Why did we bail out the banks? We could have wiped out all the equity and bond holders, recapitalized with taxpayer funds, then sold the public interest later. Sweden did this in the mid 90s, and it worked well. The only reason we did not do this is because the equity and bond holders like Goldman Sachs control our government and knew they could pass the losses off to us.
Mike Whitney: firstname.lastname@example.org
Housing is still on the rocks and prices are headed lower. Master illusionist Ben Bernanke has managed to engineer a modest 7-month uptick in sales, but the fairydust is set to wear off later this month when the Fed stops purchasing mortgage-backed securities (MBS). When the program ends, long-term interest rates will creep higher and sales will begin to flag. The objective of Bernanke’s $1.25 trillion quantitative easing program was to transfer the banks’ toxic assets onto the Fed’s balance sheet. Having achieved that goal, Bernanke will now have to find a way to unload those same assets onto the public. Freddie and Fannie, which have already been used as a government-backed off-balance-sheet dumping ground, appear to be the most likely candidates.
Bernanke’s liquidity injections have helped to buoy stock prices and stabilize housing, but the economy is still weak. There’s just too much inventory and too few buyers. Now that the Fed is withdrawing its support, matters will only get worse.
Of course, that hasn’t stopped the folks at Bloomberg News from cheerleading the “nascent” housing rebound. Here’s a clip from Monday’s column:
“The U.S. housing market is poised to withstand the removal of government and Federal Reserve stimulus programs and rebound later in the year, contributing to annual economic growth for the first time since 2006. Increases in jobs, credit and affordable homes will help offset the end of the Fed’s purchases of mortgage-backed securities this month and the expiration of a federal homebuyer tax credit in April. ‘The underlying trend is turning positive,’ said Bruce Kasman, chief economist at JPMorgan Chase & Co. in New York.”
Just for the record; there have been no “increases in jobs”. Unemployment is stuck at 9.7 percent with underemployment checking in at 16.8 percent. There’s no chance of housing rebound until payrolls start to rise. Jobless people cannot afford to buy homes.
Also, while it is true that the federal homebuyer tax credit did cause a spike in home purchases its effect has been short-lived and sales are gradually returning to normal. It’s generally believed that “cash for clunker-type” programs (like the homebuyer tax credit) merely move demand forward and have no meaningful long-term impact.
So, it’s likely that housing prices — particularly on the higher end — will continue to fall until they return to their historic trend. (probably 10 to 15 per cent lower) That means more trouble for the banks which are already using all kinds of accounting flim-flam (“mark-to-fiction”) to conceal the wretched condition of their balance sheets. Despite the surge in stock prices, the banks are drowning in the losses from their non-performing loans and toxic assets. At the same time, they’re about to get hit by the next wave of Option ARMs and Alt-As resets which will require another $1 trillion in financing.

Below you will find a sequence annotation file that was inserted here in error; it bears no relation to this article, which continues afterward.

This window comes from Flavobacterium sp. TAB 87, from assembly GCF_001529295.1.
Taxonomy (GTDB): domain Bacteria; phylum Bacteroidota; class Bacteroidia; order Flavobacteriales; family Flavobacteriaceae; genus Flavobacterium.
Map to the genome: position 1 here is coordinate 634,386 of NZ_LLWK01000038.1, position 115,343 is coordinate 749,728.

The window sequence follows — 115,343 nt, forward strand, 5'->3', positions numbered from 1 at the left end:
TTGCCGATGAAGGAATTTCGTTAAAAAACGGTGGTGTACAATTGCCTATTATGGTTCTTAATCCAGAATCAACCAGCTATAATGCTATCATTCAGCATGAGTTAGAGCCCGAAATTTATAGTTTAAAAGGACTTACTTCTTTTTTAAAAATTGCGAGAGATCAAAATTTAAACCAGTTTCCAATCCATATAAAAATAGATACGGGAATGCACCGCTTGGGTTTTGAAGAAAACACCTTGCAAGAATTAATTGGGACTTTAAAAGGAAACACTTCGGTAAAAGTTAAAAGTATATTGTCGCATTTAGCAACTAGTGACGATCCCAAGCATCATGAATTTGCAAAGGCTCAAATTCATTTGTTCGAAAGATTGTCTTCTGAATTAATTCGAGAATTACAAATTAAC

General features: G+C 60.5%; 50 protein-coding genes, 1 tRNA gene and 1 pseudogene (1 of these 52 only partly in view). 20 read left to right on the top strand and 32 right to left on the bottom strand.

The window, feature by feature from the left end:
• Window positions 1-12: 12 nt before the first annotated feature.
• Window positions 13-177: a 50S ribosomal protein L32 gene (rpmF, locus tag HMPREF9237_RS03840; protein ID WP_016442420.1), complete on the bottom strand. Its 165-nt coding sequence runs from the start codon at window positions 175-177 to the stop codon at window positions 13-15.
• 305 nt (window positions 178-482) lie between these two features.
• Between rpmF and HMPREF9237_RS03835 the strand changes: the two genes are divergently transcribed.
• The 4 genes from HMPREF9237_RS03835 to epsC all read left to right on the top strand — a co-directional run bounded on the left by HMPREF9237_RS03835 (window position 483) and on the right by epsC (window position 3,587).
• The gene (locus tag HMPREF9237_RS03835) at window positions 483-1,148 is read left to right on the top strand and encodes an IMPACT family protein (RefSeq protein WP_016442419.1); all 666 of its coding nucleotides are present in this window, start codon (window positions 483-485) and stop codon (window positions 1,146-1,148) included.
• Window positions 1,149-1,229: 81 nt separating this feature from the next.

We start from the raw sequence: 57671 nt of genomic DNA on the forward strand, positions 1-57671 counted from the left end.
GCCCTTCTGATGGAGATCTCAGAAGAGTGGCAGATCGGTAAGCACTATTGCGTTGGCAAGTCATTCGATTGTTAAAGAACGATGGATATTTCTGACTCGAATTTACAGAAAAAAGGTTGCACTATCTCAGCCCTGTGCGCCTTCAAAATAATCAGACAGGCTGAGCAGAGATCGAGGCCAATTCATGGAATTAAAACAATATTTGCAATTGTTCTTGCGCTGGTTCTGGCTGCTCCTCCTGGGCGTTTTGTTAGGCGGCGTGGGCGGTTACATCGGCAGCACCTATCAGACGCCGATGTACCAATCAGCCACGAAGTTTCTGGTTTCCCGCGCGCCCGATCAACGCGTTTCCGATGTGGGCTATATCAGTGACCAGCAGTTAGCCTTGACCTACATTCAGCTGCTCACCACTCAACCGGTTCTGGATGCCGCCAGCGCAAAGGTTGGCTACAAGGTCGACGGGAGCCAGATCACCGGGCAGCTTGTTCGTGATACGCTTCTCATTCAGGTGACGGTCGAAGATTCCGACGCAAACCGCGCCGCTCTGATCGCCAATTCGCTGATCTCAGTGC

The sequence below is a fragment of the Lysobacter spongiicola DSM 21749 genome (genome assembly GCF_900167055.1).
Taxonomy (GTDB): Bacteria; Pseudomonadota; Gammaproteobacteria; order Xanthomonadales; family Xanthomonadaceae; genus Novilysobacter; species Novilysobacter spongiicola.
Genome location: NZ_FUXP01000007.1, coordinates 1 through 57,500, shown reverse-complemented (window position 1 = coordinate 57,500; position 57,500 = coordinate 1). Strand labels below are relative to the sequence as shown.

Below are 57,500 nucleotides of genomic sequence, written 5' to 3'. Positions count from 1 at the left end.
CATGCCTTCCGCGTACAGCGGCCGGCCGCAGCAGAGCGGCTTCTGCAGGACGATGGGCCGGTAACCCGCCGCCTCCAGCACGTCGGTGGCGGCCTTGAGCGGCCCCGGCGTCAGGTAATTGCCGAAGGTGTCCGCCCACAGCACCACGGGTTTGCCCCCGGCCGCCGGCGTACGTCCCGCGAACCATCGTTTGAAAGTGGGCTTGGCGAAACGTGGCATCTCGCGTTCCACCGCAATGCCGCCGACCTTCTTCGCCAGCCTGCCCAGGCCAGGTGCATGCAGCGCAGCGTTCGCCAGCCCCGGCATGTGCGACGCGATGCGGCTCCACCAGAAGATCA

I enjoy writers with a clear grasp of the situation.
So, let’s summarize:
1–Bank bailout #1–$700 billion TARP which allowed the banks to continue operations after the repo and secondary markets froze-over from the putrid loans the banks were peddling to credulous investors.
2–Bank bailout #2–$1.25 trillion Quantitative Easing program which transferred banks toxic assets onto Fed’s balance sheet (soon to be dumped on Fannie and Freddie) while rewarding the perpetrators of the biggest financial crackup in history.
3–Bank bailout #3–$1 trillion (or more) to cover all mortgage cramdowns, second liens, as well as any future liabilities including gym fees, energy drinks, double-tall nonfat mocha’s, parking meters etc. ad infinitum. Basically, carte blanche for the banksters.
And as far as the banks taking “haircuts”? Forget about it! Banks don’t take “haircuts”. It looks bad on their quarterly reports and cuts into their bonuses. Taxpayers take haircuts, not banksters. Besides, that’s what Geithner gets paid for–to make sure bigshot tycoons don’t have to pay for their mistakes or bother with the niggling details of fleecing the little people.
It is hard to argue with the author’s conclusions about the behavior of our government and the banksters. We have bailed them out and in the process provided them with the money to lobby and fight any real financial reform that might cut into their profits.
We have created moral hazard. Lenders know they can take unlimited risks an we will absorb the losses.
We are pwned. Our leaders have failed us.
“Gentlemen, I have had men watching you for a long time and I am convinced that you have used the funds of the bank to speculate in the breadstuffs of the country. When you won, you divided the profits amongst you, and when you lost, you charged it to the bank. You tell me that if I take the deposits from the bank and annul its charter, I shall ruin ten thousand families. That may be true, gentlemen, but that is your sin! Should I let you go on, you will ruin fifty thousand families, and that would be my sin! You are a den of vipers and thieves.” — Andrew Jackson